In July, off the Turkish port city of Bodrum, Kerim Sabuncuoğlu stepped from the edge of a boat into the azure Aegean Sea and began to descend. A scuba diver with more than 30 years’ experience, he took up underwater photography in 2002 and has since devoted considerable amounts of time and money to his “out-of-control hobby” – capturing the wonders of the ocean on camera so that “the less fortunate people above” can also marvel at them.
Sabuncuoğlu has travelled the world, photographing marine life in Palau, Cuba and the Galápagos islands and winning several awards for his work. Closer to home in Bodrum, he was embarking on a standard dive with a group of friends, equipped with a Nikon D800 camera. The camera had an 85mm micro Nikkor lens and was clad in Nexus underwater housing, with a single Backscatter snoot to train light on the subject.
Soon after reaching the sandy bottom and making a right turn towards a cluster of rocks, he spotted a broken fishing line on the sea floor. A grouper was caught on one of the hooks, still alive, so he took it to the surface, removed the hook and set it free.
“I went back to see what else was there, with the pliers,” says Sabuncuoğlu from his home in Istanbul, where he runs an event management company, “and that’s when I found this poor animal: a moray eel. Its favourite food is octopus, and of course when it found the arm of an octopus on the floor, it took a great bite.” A hook concealed in the octopus arm went straight through the moray’s jaw. It spun its body frantically to free itself, but succeeded only in entangling itself in the fishing line. Eventually the eel suffocated and died.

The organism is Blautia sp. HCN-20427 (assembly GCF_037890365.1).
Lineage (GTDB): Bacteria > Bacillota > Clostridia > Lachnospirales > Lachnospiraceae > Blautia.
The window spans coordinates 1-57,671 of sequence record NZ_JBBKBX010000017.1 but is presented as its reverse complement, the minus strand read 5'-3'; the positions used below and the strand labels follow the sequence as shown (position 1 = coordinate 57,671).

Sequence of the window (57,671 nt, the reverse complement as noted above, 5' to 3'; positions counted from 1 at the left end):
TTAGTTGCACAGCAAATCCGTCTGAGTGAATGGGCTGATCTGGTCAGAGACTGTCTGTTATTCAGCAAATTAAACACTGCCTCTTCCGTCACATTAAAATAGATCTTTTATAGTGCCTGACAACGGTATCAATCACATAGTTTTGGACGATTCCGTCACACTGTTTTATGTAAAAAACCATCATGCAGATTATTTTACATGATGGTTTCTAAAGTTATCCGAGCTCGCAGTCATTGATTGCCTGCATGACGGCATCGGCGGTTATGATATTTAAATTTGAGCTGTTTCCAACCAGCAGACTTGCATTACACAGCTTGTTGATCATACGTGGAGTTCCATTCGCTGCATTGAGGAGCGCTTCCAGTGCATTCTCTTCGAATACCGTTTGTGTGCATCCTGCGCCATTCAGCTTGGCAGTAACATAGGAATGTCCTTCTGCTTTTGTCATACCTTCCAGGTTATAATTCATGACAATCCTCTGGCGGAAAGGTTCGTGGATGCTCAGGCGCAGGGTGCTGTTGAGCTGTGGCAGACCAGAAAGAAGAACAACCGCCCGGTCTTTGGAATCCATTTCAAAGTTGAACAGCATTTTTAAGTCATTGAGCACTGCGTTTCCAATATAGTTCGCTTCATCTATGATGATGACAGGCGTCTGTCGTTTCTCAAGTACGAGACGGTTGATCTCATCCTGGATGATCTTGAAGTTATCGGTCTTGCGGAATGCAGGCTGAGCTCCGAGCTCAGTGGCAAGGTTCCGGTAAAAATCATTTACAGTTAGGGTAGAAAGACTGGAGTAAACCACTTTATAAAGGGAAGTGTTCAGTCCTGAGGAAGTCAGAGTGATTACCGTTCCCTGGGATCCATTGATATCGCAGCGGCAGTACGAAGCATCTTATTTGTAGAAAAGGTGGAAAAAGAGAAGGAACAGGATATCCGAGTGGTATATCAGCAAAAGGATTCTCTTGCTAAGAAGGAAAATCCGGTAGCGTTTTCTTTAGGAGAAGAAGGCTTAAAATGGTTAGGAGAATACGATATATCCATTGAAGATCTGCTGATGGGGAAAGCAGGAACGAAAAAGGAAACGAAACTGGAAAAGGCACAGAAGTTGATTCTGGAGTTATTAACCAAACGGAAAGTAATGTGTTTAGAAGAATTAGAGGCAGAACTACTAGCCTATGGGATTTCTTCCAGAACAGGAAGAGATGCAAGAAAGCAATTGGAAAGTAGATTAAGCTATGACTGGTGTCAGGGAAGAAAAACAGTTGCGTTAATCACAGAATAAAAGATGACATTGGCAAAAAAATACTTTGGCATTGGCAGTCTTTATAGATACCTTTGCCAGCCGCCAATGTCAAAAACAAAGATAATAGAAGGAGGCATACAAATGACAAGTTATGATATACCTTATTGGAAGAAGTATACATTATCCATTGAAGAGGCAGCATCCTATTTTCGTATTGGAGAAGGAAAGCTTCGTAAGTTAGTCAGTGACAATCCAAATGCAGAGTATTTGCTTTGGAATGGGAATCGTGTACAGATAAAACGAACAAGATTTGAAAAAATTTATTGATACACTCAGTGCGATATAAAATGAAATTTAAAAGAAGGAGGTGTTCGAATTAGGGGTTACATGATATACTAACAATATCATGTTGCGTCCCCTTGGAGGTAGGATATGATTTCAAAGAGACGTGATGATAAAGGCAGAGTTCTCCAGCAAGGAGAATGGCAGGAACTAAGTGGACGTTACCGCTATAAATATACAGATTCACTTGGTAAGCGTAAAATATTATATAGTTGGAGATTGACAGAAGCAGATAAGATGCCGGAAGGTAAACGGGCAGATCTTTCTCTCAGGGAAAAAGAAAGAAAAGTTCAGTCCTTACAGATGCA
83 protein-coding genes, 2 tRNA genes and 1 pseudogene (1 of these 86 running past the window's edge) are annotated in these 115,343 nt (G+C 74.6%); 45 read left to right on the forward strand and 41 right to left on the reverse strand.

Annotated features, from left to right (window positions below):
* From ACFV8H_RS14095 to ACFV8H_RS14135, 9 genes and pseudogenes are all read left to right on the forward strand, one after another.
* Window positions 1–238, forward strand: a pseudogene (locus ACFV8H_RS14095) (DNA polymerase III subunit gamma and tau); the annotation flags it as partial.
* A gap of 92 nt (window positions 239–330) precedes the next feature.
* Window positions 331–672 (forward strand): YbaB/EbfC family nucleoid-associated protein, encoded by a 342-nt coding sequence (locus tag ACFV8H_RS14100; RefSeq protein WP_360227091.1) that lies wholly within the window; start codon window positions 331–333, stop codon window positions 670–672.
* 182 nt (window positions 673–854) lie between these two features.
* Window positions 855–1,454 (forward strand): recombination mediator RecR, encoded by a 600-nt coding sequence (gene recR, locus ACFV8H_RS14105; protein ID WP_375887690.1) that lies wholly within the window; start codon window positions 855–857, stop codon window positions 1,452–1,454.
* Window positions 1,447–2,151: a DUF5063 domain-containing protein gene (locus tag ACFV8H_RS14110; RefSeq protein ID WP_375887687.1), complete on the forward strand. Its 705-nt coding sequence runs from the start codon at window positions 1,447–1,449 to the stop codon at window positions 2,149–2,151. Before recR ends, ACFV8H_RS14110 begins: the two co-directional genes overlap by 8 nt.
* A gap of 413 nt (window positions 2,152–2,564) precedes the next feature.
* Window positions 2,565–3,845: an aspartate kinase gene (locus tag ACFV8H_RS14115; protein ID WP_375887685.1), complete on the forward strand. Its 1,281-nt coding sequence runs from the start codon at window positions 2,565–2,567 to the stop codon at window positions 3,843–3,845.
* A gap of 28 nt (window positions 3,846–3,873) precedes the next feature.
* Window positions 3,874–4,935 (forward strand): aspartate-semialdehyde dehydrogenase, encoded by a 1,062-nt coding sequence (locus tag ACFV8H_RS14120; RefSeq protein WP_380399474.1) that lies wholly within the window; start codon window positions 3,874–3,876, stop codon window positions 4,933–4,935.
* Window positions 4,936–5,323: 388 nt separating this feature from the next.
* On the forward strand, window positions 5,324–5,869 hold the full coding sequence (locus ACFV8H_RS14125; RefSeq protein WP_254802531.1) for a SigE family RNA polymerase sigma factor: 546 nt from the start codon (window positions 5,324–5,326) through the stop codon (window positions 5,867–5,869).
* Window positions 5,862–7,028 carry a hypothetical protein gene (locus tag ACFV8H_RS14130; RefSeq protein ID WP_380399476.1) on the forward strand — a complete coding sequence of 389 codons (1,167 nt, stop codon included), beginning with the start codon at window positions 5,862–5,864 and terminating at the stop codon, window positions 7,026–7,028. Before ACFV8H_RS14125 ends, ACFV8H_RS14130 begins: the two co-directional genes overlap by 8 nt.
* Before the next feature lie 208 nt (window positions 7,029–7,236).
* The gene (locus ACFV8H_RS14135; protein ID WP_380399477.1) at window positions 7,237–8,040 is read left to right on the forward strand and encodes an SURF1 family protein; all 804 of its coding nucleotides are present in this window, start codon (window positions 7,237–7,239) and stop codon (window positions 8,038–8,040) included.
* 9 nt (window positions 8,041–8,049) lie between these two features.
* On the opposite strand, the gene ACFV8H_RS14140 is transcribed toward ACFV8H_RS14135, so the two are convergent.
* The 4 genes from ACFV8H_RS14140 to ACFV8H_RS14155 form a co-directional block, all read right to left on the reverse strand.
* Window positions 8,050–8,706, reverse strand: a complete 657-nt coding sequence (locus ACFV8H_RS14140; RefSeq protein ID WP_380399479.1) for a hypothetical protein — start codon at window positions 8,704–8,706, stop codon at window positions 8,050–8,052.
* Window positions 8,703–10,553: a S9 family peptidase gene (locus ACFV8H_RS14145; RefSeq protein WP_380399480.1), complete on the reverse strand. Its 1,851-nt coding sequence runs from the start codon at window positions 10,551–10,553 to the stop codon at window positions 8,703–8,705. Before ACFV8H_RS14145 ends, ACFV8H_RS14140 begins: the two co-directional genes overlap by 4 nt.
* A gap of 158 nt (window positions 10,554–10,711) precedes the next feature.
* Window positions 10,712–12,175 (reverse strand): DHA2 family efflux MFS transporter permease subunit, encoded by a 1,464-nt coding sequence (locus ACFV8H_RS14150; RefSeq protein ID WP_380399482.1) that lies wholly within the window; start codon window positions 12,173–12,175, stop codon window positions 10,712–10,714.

Sabuncuoğlu had witnessed the result of what’s known as ghost fishing. “When a fisherman leaves his equipment under the water, like a fishing net or line, it keeps on killing fish for many years to come,” he explains. “If I had left this moray eel, some other fish would have eaten the hook, and died as well.”
It’s a worldwide problem. Ghost fishing gear accounts for around an estimated 10% of all marine litter. On the west coast of the US, the National Marine Fisheries Service reported an average of 11 large whales entangled in ghost nets every year between 2000 and 2012. The number of smaller fish and sea life caught annually in nets and pots and on discarded hooks is impossible to estimate, but Sabuncuoğlu puts it in the millions. It is also dangerous for divers, he adds, “because you can get tangled like the moray eel under the water”.
Sabuncuoğlu took 60 or so shots of the eel, but it was only afterwards, as he was editing the images on his computer, that he felt a pang of sadness at how it had died. “You realise it was helpless there,” he says. Everyone he showed the image to reacted in the same way: “They went, ‘Eeeeee, ai ai ai!’” and shuddered. When he submitted it to this year’s Ocean photography awards, under the title Silent Scream, it was shortlisted in the conservation category.